Many companies tend to focus on tried-and-true business strategies that have worked for them in the past. However, success is situational, and the parameters that led to the success of any given strategy may have changed. Corporate cultures that cling to old methods will struggle to survive.
Detecting new trends and predicting changes brought about by them are two indispensable skills for a business’ longevity. Kodak kept an iron grip on the photography market for over a century, but fell during the shift to digital. But despite this, Fujifilm was able to see this change as a chance to reinvent itself and maintain its prosperity; the Japanese multinational corporation, which was founded in 1934, still stands today.
The end goal of cultural transformations is optimization. To successfully transform the workforce, implementation goals must be SMART—meaning specific, measurable, achievable, relevant and timely. Employees are a key factor in this process. If they feel a sense of ownership over this change, they will readily adopt it and make it their own.
People addressing change
Innovation diffusion theory can help for gauge responses and willingness to participate in change. With this Gaussian curve, we can analyze different profiles in terms of their willingness to embrace change. This theory puts forth five categories:
- Innovators (2.5%): Those who volunteer to try new things and are ready to take risks.
- Early adopters (13.5%): Those who are potential leaders and instigators of change in their They feel comfortable with change even if they are as proactive as the Innovators.
- Early majority (34%): Those who are not leaders but likewise are not averse to common changes, such as updating to state-of-the-art technology.
- Late majority (34%): Those who are skeptical and will wait for the majority to have implemented a change before putting in the time or effort themselves.
- Laggards (16%): Those who are a challenge involve in the change process.
Communication’s Role in Change Management
A cultural change may fail for any number of reasons. Below are some obstacles that usually lead to failure:
- Lack of commitment from company leadership.
- Resistance among employees, which is a very common issue. This risk cannot be ignored during the planning process.
- Poor or infrequent internal communications. Insufficient communication is the most common cause of implementation failure.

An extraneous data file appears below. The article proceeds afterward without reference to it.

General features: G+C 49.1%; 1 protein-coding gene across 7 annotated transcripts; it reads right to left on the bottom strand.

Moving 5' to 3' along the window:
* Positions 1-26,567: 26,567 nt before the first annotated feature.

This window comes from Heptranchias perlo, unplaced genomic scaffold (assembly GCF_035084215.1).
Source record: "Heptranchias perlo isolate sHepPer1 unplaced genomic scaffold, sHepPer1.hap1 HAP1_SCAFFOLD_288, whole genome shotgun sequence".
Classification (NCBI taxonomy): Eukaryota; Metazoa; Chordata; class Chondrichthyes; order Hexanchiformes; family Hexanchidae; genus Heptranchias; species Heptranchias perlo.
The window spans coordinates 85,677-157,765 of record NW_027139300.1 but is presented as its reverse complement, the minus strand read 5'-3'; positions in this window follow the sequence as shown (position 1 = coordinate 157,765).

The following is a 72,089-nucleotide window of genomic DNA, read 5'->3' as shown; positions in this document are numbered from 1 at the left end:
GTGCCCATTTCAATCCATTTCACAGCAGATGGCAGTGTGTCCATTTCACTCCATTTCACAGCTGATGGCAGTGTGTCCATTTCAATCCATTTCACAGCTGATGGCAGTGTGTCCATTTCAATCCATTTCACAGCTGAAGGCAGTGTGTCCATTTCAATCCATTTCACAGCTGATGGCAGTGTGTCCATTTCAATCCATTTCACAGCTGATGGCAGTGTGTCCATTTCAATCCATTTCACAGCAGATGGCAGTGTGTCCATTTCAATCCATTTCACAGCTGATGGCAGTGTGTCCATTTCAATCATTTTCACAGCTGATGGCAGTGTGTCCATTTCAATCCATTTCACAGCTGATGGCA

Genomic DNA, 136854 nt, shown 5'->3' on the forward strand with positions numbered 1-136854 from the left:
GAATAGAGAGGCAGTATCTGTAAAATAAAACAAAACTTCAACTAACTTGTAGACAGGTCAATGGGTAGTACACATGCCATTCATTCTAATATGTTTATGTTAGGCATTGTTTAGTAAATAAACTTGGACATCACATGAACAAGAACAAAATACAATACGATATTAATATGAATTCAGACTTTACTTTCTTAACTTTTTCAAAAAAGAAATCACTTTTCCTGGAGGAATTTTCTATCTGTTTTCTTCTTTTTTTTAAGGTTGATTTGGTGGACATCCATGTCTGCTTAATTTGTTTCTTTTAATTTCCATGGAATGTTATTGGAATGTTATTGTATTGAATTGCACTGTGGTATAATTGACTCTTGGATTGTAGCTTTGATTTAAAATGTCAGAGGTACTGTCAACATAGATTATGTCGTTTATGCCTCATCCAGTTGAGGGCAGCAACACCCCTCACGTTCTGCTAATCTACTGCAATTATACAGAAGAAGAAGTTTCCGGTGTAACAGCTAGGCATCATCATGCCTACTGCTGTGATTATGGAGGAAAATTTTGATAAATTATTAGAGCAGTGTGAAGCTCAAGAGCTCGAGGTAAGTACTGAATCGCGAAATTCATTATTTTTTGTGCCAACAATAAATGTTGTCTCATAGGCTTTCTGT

- Lack of strong employee commitment. Without employee involvement, creating a new culture is impossible.
- Unclear culture definition.
- Lack of planning.
- Improper leader.
- Prioritization of the system above the people.
- Lack of vision.
- Overlooking short-term goals and small victories.
- Failure to anchor change to corporate culture.
- Premature declaration of victory.
Phases of change
Culture must change and adapt to current demands for a company to survive. Specific tools exist for this purpose, such as specialized work spaces, information and communication systems, incentive systems, etc.
1: Analyze, Diagnose and Understand: There are many tools that can be used in this diagnosis, from surveys to focus groups and even largely unexplored methods, such as agile methodologies.
2: Design and Align: Change must be integrated into all of a company’s operating processes to guarantee success. This can be achieved through an inspirational and exciting speech to all members of the organization. Communication and thoughtful execution are paramount, and again, the involvement of all departments will aid in this.
3: Implement, Measure and Review: In this phase, it is important to inspire and involve as many collaborators as possible to cultivate positive attitudes throughout the organization. If possible, create this positive environment using tools such as gamification, among others.
Key Success Factors
Studies have shown that one in three companies fail in their attempt to implement a new cultural model. The need for a roadmap with clear, efficient goals that involve all employees is clear. There are many factors that can have a positive effect on cultural change. In our experience, some of them include:
1. Long-term vision and planning
Any organization’s culture is made up of both visible and invisible elements, such as:
2. Holistic and Consistent Vision
Coherence provides security during the cultural change process. If visible elements are not cohesive with the intended change, you will lose credibility and failure is guaranteed.
3. Leadership and participation
Leading means facilitating action and inspiring others. Leaders who use their positions well are capable of influencing behaviors and molding attitudes.
4. Accountability and Continuous Information
Through accountability, you can concretely give good news about company development to organization members, and with this, you generate commitment to change.
There is nothing more gratifying than seeing a transformation come together. Conveying that success through data generates a feeling of pride and sense of belonging, both of which are key to the success of your cultural transformation.